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The weather forecast was for afternoon rain, so we decided to take in some of the wonderful museums in Banff.
First up: The Whyte Museum of the Canadian Rockies.
We were given a guided tour of two heritage homes. This one is the Moore home, where Pearl Brewster lived with her husband Phillip Moore. Pearl Brewster was a sister to the founders of Brester Transfer, a transportation company that conducts different tours of the Canadian Rockies and the Columbia Icefields. The home was originally built elsewhere in Banff, and was moved to its present site on the Whyte Museum grounds in 1971.
The bed was a gift from a friend, and it was originally too high for the room. Pearl had to saw 6" off the legs, and remove the canopy for it to fit in the room. The flowers on the quilt were hand stitched by Stoney (First Nations) women and individually signed.
This is the home of Peter and Catharine Whyte, the founders of the museum. The Whytes, both painters who also were devoted to preserving the culture of the Canadian Rockies, built the home in 1931.
Here's a little about Catharine:
Every room has shelves full of books--as they operated the town's library for many years out of their home with their own personal books.
Their informal eating table. All the paintings on the walls of the home were done by Peter or Catharine. We saw many more at the Buffalo Nations Museum this afternoon.
This is Peter's and Catharine's studio.
At bottom right is a self-portrait of Peter.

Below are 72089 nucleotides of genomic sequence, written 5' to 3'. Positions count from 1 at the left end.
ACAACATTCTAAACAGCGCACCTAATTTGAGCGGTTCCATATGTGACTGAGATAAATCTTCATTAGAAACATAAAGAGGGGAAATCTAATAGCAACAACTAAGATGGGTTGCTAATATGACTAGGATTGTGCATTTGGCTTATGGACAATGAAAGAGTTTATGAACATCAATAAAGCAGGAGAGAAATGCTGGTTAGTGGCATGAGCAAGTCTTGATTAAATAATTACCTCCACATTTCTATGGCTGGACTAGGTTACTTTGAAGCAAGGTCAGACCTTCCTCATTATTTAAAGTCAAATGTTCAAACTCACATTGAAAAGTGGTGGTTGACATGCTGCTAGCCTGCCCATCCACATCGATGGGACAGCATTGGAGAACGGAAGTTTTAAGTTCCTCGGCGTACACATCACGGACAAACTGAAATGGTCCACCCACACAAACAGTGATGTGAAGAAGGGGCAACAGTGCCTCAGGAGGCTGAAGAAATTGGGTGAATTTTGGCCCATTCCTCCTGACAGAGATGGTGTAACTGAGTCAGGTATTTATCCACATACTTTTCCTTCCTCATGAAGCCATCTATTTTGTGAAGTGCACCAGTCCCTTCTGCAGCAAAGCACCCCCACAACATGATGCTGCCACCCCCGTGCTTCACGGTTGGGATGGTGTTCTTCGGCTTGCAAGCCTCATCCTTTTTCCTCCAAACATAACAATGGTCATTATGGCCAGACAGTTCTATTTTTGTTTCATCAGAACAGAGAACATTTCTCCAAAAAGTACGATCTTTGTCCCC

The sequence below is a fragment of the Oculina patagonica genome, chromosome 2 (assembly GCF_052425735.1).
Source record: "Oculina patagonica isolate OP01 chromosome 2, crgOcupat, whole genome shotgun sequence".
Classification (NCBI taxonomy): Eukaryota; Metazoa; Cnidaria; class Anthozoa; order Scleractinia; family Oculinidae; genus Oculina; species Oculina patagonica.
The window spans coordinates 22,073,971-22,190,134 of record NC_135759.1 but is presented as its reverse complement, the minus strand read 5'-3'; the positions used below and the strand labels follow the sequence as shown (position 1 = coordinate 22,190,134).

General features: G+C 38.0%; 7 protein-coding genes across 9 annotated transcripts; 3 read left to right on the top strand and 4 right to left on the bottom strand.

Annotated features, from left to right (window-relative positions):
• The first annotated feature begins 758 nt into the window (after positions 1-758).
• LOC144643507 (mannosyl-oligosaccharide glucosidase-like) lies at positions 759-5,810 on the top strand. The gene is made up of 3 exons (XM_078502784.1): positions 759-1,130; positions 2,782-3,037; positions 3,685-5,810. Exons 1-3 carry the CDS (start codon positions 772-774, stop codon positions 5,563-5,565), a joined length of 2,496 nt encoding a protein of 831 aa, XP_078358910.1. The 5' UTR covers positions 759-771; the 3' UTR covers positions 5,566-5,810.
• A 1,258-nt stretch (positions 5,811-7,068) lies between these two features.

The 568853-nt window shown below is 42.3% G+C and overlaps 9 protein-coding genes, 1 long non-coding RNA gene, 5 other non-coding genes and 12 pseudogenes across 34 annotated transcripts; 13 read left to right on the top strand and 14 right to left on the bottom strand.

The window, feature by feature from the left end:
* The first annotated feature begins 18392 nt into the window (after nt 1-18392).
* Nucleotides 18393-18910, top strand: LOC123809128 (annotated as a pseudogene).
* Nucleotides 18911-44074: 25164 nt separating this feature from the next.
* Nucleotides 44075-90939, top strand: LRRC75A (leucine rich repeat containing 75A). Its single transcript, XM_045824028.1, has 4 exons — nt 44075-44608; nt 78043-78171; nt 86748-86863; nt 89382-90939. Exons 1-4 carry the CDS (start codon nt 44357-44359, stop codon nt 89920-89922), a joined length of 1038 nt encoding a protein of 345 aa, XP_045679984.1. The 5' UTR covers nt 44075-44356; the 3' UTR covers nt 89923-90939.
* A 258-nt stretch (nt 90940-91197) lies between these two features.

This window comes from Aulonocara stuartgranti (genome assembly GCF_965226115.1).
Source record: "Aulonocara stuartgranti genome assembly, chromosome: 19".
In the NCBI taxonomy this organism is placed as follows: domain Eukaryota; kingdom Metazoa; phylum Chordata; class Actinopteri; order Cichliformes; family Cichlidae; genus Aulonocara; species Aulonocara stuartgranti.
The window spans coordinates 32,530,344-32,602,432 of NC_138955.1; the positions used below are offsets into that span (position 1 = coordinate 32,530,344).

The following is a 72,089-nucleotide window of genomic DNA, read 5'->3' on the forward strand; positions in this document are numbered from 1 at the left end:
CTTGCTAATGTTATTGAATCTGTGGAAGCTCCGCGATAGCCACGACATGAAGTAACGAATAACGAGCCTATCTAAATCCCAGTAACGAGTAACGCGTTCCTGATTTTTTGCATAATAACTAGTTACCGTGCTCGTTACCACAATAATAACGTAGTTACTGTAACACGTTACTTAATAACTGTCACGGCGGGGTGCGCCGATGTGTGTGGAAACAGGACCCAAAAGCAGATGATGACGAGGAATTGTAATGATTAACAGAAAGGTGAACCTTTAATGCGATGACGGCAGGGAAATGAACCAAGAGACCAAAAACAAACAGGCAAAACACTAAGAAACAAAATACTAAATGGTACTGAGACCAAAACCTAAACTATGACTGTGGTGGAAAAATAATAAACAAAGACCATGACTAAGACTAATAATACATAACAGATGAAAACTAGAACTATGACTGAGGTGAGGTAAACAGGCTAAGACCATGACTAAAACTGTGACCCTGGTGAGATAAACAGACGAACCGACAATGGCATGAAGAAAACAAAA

After the heritage homes tour we went back inside the museum to view the Women Adventurers in the Rockies exhibit. This exhibit was fascinating--it chronicles 10 women, 5 contemporary and 5 from the past, who blazed different trails in the history of the Canadian Rockies. Two were painters, two were explorers, one was a warden's wife, and one was the first female warden. The ones that interested me the most were the contemporary ones.
Diny Harrison was the first North American woman to become an internationally certified full mountain guide and member of the International Federation of Mountain Guides.
Diny on a bivouac.
Diny's guide outfit.
Kathy Calvert was the first female warden in the national parks.
I was drawn to these 3 women because I wanted to be a climber, explorer, and ranger when I was in my teens. I didn't fully commit to that dream, but remember fondly the few years I actually did climb and explore.
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